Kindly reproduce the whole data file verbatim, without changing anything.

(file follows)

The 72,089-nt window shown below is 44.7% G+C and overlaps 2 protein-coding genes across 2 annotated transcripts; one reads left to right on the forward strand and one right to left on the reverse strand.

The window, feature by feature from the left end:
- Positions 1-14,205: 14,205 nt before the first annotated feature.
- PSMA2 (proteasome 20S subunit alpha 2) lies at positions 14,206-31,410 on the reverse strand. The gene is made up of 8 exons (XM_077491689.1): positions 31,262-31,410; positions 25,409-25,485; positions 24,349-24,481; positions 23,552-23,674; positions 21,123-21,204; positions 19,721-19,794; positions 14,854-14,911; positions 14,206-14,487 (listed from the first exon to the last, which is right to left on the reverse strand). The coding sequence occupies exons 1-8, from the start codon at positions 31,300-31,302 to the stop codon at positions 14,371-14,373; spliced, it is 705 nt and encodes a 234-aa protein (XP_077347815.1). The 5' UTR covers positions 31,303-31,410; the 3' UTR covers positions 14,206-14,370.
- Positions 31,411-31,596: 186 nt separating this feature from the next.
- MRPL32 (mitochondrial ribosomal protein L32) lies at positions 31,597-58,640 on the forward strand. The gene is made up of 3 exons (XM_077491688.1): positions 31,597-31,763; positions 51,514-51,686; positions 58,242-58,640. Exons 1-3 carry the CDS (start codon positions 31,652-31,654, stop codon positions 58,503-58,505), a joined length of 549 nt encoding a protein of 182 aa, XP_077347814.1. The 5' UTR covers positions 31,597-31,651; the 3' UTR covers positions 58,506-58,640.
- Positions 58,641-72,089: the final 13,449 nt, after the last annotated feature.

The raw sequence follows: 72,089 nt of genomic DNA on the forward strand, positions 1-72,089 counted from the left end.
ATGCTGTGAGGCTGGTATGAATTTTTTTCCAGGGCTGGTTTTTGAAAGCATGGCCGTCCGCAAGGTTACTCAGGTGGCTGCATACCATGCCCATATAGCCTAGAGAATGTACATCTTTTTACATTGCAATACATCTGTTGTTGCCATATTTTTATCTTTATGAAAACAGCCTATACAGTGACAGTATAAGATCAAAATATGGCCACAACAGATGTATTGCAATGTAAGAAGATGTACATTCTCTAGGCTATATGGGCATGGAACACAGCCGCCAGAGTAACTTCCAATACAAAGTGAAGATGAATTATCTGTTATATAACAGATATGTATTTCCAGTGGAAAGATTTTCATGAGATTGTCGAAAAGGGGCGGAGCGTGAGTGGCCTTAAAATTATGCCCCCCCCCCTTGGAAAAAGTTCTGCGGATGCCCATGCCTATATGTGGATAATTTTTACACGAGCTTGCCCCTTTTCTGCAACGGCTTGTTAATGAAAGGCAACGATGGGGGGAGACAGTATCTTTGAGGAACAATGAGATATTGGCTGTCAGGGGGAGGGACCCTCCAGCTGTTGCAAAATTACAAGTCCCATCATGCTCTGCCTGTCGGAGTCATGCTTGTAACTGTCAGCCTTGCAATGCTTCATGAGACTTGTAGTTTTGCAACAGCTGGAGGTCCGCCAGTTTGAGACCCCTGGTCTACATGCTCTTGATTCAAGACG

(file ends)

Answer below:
The 72,089-nt window shown below is 44.7% G+C and overlaps 2 protein-coding genes across 2 annotated transcripts; one reads left to right on the forward strand and one right to left on the reverse strand.

The window, feature by feature from the left end:
- Positions 1-14,205: 14,205 nt before the first annotated feature.
- PSMA2 (proteasome 20S subunit alpha 2) lies at positions 14,206-31,410 on the reverse strand. The gene is made up of 8 exons (XM_077491689.1): positions 31,262-31,410; positions 25,409-25,485; positions 24,349-24,481; positions 23,552-23,674; positions 21,123-21,204; positions 19,721-19,794; positions 14,854-14,911; positions 14,206-14,487 (listed from the first exon to the last, which is right to left on the reverse strand). The coding sequence occupies exons 1-8, from the start codon at positions 31,300-31,302 to the stop codon at positions 14,371-14,373; spliced, it is 705 nt and encodes a 234-aa protein (XP_077347815.1). The 5' UTR covers positions 31,303-31,410; the 3' UTR covers positions 14,206-14,370.
- Positions 31,411-31,596: 186 nt separating this feature from the next.
- MRPL32 (mitochondrial ribosomal protein L32) lies at positions 31,597-58,640 on the forward strand. The gene is made up of 3 exons (XM_077491688.1): positions 31,597-31,763; positions 51,514-51,686; positions 58,242-58,640. Exons 1-3 carry the CDS (start codon positions 31,652-31,654, stop codon positions 58,503-58,505), a joined length of 549 nt encoding a protein of 182 aa, XP_077347814.1. The 5' UTR covers positions 31,597-31,651; the 3' UTR covers positions 58,506-58,640.
- Positions 58,641-72,089: the final 13,449 nt, after the last annotated feature.

The raw sequence follows: 72,089 nt of genomic DNA on the forward strand, positions 1-72,089 counted from the left end.
ATGCTGTGAGGCTGGTATGAATTTTTTTCCAGGGCTGGTTTTTGAAAGCATGGCCGTCCGCAAGGTTACTCAGGTGGCTGCATACCATGCCCATATAGCCTAGAGAATGTACATCTTTTTACATTGCAATACATCTGTTGTTGCCATATTTTTATCTTTATGAAAACAGCCTATACAGTGACAGTATAAGATCAAAATATGGCCACAACAGATGTATTGCAATGTAAGAAGATGTACATTCTCTAGGCTATATGGGCATGGAACACAGCCGCCAGAGTAACTTCCAATACAAAGTGAAGATGAATTATCTGTTATATAACAGATATGTATTTCCAGTGGAAAGATTTTCATGAGATTGTCGAAAAGGGGCGGAGCGTGAGTGGCCTTAAAATTATGCCCCCCCCCCTTGGAAAAAGTTCTGCGGATGCCCATGCCTATATGTGGATAATTTTTACACGAGCTTGCCCCTTTTCTGCAACGGCTTGTTAATGAAAGGCAACGATGGGGGGAGACAGTATCTTTGAGGAACAATGAGATATTGGCTGTCAGGGGGAGGGACCCTCCAGCTGTTGCAAAATTACAAGTCCCATCATGCTCTGCCTGTCGGAGTCATGCTTGTAACTGTCAGCCTTGCAATGCTTCATGAGACTTGTAGTTTTGCAACAGCTGGAGGTCCGCCAGTTTGAGACCCCTGGTCTACATGCTCTTGATTCAAGACG